2.2.6  Currency risk: the risk of an adverse movement in currencies.

2.2.7  Inflation risk:  the risk that an outbreak of inflation may unexpectedly reduce real returns.

2.2.8  Political risk: the risk of government instability, or that a company may be adversely affected by or become subject to adverse government regulation.

2.2.4  Operational risk: the risk of system/internal control failure by a particular fund manager or investment advisor.

  1. Governance and Administration of the IPS

3.1 Governance of the IPS

The Board of the Foundation or its delegated authority has ultimate responsibility for overseeing the appropriate investment of funds.

More specifically, it is responsible for:

  1. Reviewing investment policies, including objectives and guidelines that will direct investment activities.
  2. Ensuring adequate liquidity exists to meet the Foundation’s commitments at a given point in time.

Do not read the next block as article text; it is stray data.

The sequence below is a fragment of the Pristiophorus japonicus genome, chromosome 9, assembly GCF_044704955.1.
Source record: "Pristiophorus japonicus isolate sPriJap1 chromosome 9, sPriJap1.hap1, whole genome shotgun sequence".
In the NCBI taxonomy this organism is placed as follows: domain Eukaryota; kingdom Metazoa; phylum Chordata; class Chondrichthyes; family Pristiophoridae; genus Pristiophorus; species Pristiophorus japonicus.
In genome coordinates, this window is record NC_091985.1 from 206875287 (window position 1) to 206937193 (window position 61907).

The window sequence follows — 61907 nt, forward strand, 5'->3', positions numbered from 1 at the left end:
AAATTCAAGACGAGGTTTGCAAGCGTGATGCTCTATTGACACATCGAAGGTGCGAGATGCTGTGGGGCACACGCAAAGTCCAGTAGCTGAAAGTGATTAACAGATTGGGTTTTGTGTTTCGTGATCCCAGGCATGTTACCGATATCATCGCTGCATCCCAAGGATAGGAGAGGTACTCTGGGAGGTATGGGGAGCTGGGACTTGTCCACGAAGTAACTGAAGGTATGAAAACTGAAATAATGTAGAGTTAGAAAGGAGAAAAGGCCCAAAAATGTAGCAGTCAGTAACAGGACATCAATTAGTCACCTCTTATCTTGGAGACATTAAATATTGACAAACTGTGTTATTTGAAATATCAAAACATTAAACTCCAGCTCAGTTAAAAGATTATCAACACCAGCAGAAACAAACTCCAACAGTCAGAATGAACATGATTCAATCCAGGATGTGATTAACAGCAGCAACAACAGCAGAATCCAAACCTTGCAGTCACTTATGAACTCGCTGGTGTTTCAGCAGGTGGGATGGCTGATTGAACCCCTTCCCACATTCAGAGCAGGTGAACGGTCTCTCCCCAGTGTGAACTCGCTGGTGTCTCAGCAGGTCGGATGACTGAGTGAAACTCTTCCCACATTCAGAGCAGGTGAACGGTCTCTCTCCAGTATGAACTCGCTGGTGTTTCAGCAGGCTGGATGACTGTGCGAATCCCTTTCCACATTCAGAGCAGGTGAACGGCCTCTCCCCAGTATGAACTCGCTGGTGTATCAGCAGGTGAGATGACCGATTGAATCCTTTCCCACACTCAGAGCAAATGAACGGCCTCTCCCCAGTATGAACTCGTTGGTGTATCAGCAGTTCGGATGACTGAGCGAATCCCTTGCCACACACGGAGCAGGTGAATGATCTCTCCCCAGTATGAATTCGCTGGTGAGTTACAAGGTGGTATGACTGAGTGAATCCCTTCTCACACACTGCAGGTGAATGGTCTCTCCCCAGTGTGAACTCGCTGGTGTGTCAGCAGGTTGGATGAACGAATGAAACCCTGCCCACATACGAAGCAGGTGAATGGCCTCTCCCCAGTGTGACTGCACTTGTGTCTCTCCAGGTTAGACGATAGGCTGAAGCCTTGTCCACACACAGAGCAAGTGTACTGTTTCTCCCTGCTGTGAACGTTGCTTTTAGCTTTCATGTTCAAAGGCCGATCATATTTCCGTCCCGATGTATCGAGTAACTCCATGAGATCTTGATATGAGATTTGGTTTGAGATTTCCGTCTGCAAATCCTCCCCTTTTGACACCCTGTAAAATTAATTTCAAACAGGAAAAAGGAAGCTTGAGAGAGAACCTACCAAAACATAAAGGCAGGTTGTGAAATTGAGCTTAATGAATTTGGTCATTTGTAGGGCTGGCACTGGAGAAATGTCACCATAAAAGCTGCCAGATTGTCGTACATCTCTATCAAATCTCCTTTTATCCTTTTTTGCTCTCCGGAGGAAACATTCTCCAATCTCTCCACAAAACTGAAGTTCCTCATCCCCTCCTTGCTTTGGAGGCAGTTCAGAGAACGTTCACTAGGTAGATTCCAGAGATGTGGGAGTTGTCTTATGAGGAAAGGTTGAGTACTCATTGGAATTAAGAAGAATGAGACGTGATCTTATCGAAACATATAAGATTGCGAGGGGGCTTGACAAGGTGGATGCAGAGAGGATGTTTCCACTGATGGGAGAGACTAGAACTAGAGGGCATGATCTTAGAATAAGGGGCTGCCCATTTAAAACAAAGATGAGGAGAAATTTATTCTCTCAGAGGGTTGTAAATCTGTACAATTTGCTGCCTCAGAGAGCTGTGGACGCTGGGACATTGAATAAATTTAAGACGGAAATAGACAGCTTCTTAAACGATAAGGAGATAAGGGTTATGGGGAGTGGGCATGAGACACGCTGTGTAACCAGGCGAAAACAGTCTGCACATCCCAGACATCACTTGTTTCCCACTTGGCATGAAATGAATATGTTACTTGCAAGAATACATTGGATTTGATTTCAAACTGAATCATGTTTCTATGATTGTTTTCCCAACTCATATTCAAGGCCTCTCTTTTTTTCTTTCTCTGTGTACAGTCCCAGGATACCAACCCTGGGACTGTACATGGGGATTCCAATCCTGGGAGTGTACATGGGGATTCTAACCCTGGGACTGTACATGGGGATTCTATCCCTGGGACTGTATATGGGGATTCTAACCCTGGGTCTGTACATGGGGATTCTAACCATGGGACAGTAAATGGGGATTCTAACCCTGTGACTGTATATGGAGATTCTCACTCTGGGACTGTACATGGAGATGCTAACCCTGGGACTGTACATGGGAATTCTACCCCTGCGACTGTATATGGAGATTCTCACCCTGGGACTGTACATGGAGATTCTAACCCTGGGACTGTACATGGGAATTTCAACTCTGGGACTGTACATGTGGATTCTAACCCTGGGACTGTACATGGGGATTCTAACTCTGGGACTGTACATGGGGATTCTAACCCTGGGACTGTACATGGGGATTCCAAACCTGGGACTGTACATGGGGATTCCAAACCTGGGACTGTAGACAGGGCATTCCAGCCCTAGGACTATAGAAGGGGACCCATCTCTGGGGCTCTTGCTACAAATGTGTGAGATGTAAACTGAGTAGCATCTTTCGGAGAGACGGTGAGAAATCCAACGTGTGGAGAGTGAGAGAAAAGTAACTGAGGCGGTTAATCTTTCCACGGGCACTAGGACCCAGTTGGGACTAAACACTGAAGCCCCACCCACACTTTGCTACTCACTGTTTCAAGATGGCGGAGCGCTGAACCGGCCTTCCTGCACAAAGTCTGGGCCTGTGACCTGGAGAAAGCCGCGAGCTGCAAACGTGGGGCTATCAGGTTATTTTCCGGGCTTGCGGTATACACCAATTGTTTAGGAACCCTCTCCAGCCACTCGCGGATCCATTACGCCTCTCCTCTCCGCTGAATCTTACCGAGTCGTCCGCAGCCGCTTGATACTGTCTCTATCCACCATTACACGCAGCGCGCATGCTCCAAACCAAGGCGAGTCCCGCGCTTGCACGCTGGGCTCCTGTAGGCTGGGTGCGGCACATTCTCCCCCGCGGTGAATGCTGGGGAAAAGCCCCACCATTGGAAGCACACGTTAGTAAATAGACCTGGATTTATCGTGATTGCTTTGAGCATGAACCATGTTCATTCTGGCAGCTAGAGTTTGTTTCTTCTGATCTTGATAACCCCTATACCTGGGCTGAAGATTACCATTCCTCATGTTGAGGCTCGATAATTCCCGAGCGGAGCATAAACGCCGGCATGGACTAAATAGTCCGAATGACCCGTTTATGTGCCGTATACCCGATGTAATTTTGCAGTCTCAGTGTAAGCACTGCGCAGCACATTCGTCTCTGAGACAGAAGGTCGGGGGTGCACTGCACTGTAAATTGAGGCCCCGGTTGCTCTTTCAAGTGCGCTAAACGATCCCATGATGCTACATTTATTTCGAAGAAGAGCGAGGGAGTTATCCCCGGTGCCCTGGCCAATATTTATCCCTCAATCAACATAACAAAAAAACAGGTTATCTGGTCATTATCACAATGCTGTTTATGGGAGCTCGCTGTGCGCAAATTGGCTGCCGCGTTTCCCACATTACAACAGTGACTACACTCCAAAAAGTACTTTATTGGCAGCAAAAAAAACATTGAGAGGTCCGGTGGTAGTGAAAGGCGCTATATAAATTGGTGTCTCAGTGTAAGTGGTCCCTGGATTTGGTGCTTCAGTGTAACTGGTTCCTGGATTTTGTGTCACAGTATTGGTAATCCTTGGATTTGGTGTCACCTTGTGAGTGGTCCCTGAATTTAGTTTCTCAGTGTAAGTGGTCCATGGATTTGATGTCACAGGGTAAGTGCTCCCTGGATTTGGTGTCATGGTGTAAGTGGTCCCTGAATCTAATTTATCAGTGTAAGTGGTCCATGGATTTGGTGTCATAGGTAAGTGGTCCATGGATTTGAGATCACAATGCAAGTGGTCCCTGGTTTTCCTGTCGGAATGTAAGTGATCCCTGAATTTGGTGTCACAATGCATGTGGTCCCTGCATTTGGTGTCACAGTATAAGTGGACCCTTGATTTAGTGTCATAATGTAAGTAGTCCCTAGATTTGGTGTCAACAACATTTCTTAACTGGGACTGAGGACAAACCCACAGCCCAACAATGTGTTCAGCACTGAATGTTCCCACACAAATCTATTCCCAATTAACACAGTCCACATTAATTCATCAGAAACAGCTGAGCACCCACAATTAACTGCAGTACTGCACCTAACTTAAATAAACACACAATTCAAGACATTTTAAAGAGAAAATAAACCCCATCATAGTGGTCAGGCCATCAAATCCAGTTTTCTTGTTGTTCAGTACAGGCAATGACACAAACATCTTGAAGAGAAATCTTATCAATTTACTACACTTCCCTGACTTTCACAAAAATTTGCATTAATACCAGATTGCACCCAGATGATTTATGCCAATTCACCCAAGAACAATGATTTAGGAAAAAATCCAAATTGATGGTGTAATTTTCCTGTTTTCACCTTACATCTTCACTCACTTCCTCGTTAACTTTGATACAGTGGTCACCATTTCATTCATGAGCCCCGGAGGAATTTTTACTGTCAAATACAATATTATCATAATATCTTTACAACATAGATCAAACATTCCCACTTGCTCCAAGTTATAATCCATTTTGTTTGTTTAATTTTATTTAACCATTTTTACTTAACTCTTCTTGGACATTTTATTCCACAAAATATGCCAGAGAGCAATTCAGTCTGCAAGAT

3. Establishing the SAA.
  4. Agreeing the appointment of external investment professionals.
  5. Monitoring the performance of The Fund.
  6. Monitoring Investment Advisers and Managers compliance with the IPS and their control procedures.
  7. Agreeing to the establishment of any sub-funds as defined in Clause 4A of the Deed of Trust of the Foundation.
  8. Ensuring, to the maximum extent possible, that funds are invested in line with donors wishes.

Consistent with Clause 13.14 and 13.15 of the Constitution of the Order of Australia Association Foundation Ltd, the Board may delegate any of its powers to either a Committee of Directors or to an individual Director, but those powers can only be exercised in a way that is consistent with the delegation.

More specifically, in relation to the functions outlined above, the Board has delegated its authority to an Investment Committee (IC), consisting of the current Chairman, the former Chairman, the Secretary and the Treasurer to oversight the above responsibilities.  The Investment Committee will report back to the Board at least once a year and will seek the formal approval of the Board for any change in the IPS.